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sheng January 19, 1999 09:16

Solve Enthalpy or Temperature?
Hi all,

In order to model pure natural convection flow (heat loss to air) of two completely stratified liquid in a tank, which scalar is better to be solved (enthalpy or temp.)?

These two fluids are of different density, heat capacity and viscosity....

If solving the enthalpy equation, how can I set up the initial condition? In the reality, the two fluid keep the same temperature at the beginning, so this means to set the diffent initial enthalpy values. However, based on this setting, the convective enthalpy is very big during computation, then it will lead to derive a big temperature gradient at the interface of the two layer. Is this correct? Could you give some help on this?

Thanks a lot


I. Dotsikas January 21, 1999 08:47

Re: Solve Enthalpy or Temperature?
You can't solve any "temperature equation", because there is no temperature conservation law. You can only nummerically approximate the energy ( ~enthalpy ) conservation law.

Beginning from this equation you may omit many terms such as enthalpy change with pressure etc. If you do so, you may introduce a negligible error if you observe a system under "normal" conditions. (These cases affect your solution if you calculate compressible flows with very high velocities where these effects are important)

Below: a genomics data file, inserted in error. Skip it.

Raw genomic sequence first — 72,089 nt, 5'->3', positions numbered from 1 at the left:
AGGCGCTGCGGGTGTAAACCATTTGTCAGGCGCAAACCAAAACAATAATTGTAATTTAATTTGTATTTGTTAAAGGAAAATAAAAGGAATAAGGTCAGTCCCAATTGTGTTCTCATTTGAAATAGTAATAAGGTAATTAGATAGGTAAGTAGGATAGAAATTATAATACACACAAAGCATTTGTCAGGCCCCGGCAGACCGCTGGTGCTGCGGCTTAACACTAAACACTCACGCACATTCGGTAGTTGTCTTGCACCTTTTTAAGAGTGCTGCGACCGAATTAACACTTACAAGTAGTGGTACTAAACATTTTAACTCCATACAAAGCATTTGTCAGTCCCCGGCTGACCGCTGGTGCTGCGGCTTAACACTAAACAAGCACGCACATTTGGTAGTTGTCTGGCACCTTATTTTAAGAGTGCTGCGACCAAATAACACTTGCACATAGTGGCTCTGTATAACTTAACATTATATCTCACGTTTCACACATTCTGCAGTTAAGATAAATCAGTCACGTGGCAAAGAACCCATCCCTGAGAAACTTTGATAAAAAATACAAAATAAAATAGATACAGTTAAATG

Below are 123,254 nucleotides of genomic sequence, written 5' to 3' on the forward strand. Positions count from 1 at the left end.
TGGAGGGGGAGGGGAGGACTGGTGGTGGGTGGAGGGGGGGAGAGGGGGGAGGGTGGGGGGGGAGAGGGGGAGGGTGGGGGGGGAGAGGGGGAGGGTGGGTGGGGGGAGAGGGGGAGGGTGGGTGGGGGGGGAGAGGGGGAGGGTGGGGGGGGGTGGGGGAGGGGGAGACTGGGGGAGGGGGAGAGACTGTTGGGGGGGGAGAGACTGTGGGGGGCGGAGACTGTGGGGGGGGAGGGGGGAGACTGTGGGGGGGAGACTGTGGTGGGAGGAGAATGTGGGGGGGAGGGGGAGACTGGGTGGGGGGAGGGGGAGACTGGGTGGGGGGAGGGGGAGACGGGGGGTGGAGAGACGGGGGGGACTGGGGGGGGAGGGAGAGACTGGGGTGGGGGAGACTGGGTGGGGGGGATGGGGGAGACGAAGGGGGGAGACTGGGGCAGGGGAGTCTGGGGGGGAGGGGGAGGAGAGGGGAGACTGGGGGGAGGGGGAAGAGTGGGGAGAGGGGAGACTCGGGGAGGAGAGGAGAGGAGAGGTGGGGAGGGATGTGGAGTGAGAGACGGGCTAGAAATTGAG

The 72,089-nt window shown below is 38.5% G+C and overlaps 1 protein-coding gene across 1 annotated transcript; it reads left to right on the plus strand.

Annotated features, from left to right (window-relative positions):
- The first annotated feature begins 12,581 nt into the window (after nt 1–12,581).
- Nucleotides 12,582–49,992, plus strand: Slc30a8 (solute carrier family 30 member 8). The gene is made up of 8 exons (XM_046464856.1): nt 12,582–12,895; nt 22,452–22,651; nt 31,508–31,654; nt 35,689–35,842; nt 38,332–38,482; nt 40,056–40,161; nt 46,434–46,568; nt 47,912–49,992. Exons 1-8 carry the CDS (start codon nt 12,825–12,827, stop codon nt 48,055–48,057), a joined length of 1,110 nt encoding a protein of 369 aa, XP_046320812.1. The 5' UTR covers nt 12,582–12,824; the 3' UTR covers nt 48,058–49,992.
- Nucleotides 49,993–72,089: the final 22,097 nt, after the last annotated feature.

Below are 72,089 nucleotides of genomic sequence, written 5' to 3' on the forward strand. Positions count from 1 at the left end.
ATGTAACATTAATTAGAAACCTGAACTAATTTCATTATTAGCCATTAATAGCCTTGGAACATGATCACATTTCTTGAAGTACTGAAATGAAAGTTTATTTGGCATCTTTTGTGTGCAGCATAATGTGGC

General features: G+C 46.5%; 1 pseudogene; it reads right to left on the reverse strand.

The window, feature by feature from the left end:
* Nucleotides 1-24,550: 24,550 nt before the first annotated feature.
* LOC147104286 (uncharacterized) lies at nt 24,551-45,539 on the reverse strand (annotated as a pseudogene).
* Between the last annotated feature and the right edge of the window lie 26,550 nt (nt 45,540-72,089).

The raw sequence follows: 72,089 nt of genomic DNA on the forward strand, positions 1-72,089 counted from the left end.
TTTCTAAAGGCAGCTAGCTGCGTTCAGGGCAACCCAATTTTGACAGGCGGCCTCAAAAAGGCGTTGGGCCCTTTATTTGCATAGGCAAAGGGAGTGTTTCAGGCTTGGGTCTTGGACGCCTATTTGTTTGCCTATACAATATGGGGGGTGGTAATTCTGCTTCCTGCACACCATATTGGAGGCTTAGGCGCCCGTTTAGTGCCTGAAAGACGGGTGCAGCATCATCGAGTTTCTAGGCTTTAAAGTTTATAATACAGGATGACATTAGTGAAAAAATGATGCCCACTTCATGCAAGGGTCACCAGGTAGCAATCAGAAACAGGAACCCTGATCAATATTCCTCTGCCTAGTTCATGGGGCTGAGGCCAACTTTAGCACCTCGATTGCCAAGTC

From your energy equation you obtain a "temperatur" equation that usually describes your system quite well. Don't ever forget that you use the energy conservation law in a simplified version.

sheng January 21, 1999 10:13

Re: Solve Enthalpy or Temperature?
Thanks a lot, Dotsikas!

I am really confused that there are always very strange numercially transfer of the enthalpy due to its gradient jump at layer interface. This will lead to derive wrong temperature fields.

John C. Chien January 21, 1999 13:14

Re: Solve Enthalpy or Temperature?
Looks like that you are talking about the interface problem instead of enthalpy vs temperature. If the interface is a discontinuity, then the properties can be discontinuous. The temperature is likely to be continuous, the velocity can be nearly continuous depending on whether the slip at the interface exists or not. If you are not treating the interface directly, then it is a different story.

mahesh prakash January 21, 1999 18:22

Re: Solve Enthalpy or Temperature?
Hi, One solve only the thermal energy balance equation and this contains all information about thermal energy no matter in what form this thermal energy is in. So there is no question of having two different equations to express thermal energy!!!

I. Dotsikas January 22, 1999 10:40

Re: Solve Enthalpy or Temperature?
As I said: you may treat "thermal energy" or enthalpy. In a simplified form you are still treating thermal energy or enthalpy but formly it seems so as you treat a temperature equation. So far to enthalpiy vs. temperature. (thanks to John Chien )


As far as I understand your problem: you have two layers. Every layer has an other viscosity , density, temperature. I suppose that you have marangoni convection, byuoancy forces so that you must first define your problem.

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